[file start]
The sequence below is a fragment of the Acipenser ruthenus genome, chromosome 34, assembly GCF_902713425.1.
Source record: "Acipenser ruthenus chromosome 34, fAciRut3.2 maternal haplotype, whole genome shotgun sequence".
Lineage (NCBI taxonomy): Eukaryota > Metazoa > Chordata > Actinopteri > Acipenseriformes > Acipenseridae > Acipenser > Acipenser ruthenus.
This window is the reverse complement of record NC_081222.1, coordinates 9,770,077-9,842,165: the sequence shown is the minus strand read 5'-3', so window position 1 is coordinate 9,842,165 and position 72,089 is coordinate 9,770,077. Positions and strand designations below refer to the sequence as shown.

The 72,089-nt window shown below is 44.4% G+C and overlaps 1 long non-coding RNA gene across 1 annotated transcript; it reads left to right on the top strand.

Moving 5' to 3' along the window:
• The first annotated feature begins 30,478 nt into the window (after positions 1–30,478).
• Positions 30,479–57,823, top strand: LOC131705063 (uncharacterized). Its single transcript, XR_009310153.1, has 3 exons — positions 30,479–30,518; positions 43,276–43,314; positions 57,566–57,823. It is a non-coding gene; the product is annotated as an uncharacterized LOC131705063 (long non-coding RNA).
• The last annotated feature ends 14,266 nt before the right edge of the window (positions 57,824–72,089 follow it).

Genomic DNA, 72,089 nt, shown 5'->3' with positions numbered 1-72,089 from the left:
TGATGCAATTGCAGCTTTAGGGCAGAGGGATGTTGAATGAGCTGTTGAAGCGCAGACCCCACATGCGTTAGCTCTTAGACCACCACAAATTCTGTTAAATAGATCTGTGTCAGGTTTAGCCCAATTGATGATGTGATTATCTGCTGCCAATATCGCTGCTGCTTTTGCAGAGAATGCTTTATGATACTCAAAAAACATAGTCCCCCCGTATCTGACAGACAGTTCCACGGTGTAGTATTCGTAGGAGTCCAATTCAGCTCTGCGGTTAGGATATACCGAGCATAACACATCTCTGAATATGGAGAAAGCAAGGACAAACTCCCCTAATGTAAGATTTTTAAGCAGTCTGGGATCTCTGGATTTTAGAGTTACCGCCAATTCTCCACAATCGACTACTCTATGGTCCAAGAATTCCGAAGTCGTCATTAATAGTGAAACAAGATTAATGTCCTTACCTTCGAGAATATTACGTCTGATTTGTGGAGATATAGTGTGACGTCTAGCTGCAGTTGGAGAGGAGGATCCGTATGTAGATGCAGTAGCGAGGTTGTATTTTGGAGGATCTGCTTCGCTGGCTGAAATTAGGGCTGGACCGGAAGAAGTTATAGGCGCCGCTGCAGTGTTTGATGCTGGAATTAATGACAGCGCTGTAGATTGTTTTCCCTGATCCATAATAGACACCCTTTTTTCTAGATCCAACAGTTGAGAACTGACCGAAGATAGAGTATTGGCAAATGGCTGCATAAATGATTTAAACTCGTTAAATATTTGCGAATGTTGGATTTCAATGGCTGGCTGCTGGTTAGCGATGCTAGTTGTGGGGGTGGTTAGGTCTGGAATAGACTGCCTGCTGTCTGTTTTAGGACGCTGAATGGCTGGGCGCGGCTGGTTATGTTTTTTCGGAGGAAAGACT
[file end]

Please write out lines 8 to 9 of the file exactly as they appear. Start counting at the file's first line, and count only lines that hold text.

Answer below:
• Positions 30,479–57,823, top strand: LOC131705063 (uncharacterized). Its single transcript, XR_009310153.1, has 3 exons — positions 30,479–30,518; positions 43,276–43,314; positions 57,566–57,823. It is a non-coding gene; the product is annotated as an uncharacterized LOC131705063 (long non-coding RNA).
• The last annotated feature ends 14,266 nt before the right edge of the window (positions 57,824–72,089 follow it).